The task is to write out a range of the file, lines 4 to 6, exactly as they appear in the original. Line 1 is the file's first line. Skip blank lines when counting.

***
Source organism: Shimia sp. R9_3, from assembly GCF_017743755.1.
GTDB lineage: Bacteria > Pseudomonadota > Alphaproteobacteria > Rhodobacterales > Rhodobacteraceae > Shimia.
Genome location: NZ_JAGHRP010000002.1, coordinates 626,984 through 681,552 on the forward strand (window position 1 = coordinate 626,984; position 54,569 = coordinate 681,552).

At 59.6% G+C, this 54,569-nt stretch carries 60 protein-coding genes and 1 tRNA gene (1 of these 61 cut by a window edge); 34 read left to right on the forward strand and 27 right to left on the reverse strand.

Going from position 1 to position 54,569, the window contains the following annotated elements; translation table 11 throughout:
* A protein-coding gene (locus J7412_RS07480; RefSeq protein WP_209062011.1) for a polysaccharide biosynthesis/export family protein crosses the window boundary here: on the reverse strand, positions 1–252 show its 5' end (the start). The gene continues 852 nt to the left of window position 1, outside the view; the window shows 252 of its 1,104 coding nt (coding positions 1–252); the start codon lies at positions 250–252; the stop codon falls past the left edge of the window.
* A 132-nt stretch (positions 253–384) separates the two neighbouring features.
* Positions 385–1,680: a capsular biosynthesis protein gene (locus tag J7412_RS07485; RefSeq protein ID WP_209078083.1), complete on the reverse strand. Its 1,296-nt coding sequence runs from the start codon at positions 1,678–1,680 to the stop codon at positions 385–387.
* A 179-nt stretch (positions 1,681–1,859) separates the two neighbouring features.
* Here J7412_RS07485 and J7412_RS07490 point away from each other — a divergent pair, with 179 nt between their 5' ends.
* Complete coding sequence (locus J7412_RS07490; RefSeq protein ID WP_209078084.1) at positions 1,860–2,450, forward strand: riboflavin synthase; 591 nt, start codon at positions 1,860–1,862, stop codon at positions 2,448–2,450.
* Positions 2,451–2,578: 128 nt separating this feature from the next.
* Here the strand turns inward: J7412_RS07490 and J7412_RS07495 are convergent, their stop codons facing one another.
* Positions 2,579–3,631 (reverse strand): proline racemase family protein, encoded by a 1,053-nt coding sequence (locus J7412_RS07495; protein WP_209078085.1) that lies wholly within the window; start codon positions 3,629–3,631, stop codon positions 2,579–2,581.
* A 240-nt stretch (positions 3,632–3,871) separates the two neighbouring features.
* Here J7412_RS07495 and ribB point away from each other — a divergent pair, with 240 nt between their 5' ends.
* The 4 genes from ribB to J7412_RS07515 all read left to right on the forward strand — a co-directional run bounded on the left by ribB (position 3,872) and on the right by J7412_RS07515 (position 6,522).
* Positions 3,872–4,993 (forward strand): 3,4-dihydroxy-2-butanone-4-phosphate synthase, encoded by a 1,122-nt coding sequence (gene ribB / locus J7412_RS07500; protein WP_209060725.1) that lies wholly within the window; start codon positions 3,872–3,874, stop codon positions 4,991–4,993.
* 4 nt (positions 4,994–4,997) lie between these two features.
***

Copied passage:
At 59.6% G+C, this 54,569-nt stretch carries 60 protein-coding genes and 1 tRNA gene (1 of these 61 cut by a window edge); 34 read left to right on the forward strand and 27 right to left on the reverse strand.

Going from position 1 to position 54,569, the window contains the following annotated elements; translation table 11 throughout:
* A protein-coding gene (locus J7412_RS07480; RefSeq protein WP_209062011.1) for a polysaccharide biosynthesis/export family protein crosses the window boundary here: on the reverse strand, positions 1–252 show its 5' end (the start). The gene continues 852 nt to the left of window position 1, outside the view; the window shows 252 of its 1,104 coding nt (coding positions 1–252); the start codon lies at positions 250–252; the stop codon falls past the left edge of the window.